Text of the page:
step 1: Mark out "In God We Trust" on every dollar bill I find. Especially lower currencies like one and five dollar bills. They circulate the most.

 step 2: Add a url address to the border of the dollar bill to an atheist/anti-theist website, like:

www.rationalresponders.com

www.whywontgodhealamputees.com

www.godisimaginary.com

www.leagueofreason.co.uk

Spread the truth!

Just a disclaimer: Based on numerous sources that I've looked into, I've seen a reasonable amount of evidence to suggest that the acts in this e-mail are not illegal. However, if anyone falls under any prosecution from these acts, I cannot be held responsible for it. Thanks!

Picking a fight with theists is one hell of a waste of time.

Dawkins is doing his thing but it is hardly necessary. In his country CoE attendence on Sunday is down to about 20% of the populace that claims to believe. They didn't take polls a century ago but one assumes it was much higher.

In reality science has created a god of the gaps and has proceeded to make the gaps smaller and smaller with each passing year. Yes, high schools are being innudated with creationists. Do you really care if the people behind the counter at 7/11 are creationists?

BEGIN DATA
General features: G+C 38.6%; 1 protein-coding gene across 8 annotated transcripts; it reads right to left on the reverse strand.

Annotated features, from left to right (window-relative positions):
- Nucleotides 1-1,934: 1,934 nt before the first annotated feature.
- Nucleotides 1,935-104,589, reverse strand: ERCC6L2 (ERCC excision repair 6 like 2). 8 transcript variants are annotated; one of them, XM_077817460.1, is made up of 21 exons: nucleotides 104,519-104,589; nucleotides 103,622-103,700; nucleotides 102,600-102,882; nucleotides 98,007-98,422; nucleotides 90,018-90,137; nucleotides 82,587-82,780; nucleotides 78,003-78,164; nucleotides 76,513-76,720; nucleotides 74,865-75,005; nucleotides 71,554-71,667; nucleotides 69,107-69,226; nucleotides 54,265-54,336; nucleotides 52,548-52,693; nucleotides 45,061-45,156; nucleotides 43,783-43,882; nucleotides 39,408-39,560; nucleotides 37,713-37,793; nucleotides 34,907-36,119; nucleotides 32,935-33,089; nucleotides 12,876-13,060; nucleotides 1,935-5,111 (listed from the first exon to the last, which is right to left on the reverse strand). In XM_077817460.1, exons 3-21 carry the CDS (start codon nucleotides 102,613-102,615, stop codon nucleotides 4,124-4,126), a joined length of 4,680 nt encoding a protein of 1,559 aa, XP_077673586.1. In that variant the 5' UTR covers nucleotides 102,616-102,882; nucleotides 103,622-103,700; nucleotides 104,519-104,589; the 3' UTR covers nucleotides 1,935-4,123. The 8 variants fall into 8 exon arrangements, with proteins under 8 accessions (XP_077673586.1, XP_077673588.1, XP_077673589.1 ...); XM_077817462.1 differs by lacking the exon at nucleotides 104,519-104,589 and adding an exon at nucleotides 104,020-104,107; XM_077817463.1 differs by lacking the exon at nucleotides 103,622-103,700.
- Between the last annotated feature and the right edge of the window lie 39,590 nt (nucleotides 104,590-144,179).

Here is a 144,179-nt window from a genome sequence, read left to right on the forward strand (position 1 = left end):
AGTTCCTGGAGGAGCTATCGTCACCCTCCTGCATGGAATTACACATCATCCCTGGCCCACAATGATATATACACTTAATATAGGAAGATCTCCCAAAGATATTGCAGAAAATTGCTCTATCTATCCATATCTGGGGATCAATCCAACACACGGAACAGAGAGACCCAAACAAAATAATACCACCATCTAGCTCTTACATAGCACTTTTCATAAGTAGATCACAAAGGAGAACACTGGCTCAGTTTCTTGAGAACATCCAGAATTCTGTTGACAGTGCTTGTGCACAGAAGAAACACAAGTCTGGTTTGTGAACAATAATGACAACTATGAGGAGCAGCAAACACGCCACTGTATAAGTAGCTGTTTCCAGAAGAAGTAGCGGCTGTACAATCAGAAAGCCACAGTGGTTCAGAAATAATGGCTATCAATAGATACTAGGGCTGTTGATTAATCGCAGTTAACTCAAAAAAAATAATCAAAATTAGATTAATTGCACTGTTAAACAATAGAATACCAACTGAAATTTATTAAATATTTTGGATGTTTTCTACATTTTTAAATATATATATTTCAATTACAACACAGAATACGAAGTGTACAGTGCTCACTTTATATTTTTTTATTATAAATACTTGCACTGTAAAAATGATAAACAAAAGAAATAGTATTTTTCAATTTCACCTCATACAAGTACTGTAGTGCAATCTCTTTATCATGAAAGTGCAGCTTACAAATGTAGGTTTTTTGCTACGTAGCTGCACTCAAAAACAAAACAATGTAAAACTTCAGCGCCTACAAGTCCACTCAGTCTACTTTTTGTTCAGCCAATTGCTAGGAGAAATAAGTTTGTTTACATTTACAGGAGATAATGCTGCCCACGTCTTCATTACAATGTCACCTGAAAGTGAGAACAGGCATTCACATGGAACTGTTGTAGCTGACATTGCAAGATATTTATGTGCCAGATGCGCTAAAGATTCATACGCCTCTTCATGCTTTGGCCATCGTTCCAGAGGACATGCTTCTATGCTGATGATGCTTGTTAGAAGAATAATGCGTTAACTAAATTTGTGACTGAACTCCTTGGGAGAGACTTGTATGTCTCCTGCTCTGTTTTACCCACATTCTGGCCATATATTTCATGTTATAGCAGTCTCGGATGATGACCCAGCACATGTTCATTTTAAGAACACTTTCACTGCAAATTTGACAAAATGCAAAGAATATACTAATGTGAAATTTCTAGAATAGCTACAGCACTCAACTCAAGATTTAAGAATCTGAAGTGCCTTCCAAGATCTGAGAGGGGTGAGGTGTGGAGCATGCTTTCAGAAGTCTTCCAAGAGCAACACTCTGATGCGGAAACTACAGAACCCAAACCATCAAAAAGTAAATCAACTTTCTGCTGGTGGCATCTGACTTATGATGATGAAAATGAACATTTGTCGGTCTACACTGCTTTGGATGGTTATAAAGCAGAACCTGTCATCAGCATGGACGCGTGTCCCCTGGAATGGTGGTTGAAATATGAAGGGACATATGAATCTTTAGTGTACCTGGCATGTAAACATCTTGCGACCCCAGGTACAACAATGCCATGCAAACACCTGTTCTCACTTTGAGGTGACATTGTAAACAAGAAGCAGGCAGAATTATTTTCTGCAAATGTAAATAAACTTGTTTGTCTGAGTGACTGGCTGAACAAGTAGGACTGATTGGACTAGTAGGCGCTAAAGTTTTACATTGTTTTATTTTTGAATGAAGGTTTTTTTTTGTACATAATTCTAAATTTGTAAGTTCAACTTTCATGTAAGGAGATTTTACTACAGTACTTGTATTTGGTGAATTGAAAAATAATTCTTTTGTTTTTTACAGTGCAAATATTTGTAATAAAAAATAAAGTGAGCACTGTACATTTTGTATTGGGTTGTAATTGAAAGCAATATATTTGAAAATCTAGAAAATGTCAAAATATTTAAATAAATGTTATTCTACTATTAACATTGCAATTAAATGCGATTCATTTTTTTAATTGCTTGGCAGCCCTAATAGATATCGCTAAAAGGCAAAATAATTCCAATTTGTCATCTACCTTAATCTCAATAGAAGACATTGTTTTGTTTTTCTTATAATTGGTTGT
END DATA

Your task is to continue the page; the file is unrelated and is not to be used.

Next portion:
There is nothing to fight here. There is nothing the believers can do to stop the gaps from getting narrower. In fact at the moment their arguments for the gaps are beyond the ability of most high school students to grasp. They have almost defeated themselves. Just push real science. The creationists have to explain real science before they can claim gaps. They are unknowingly coming to our side.

And without science? Atheism was around long before science was invented and it has been embraced by people who have not the least idea of what science is about.

 

Jews stole the land. The owners want it back. That is all anyone needs to know about Israel. That is all there is to know about Israel.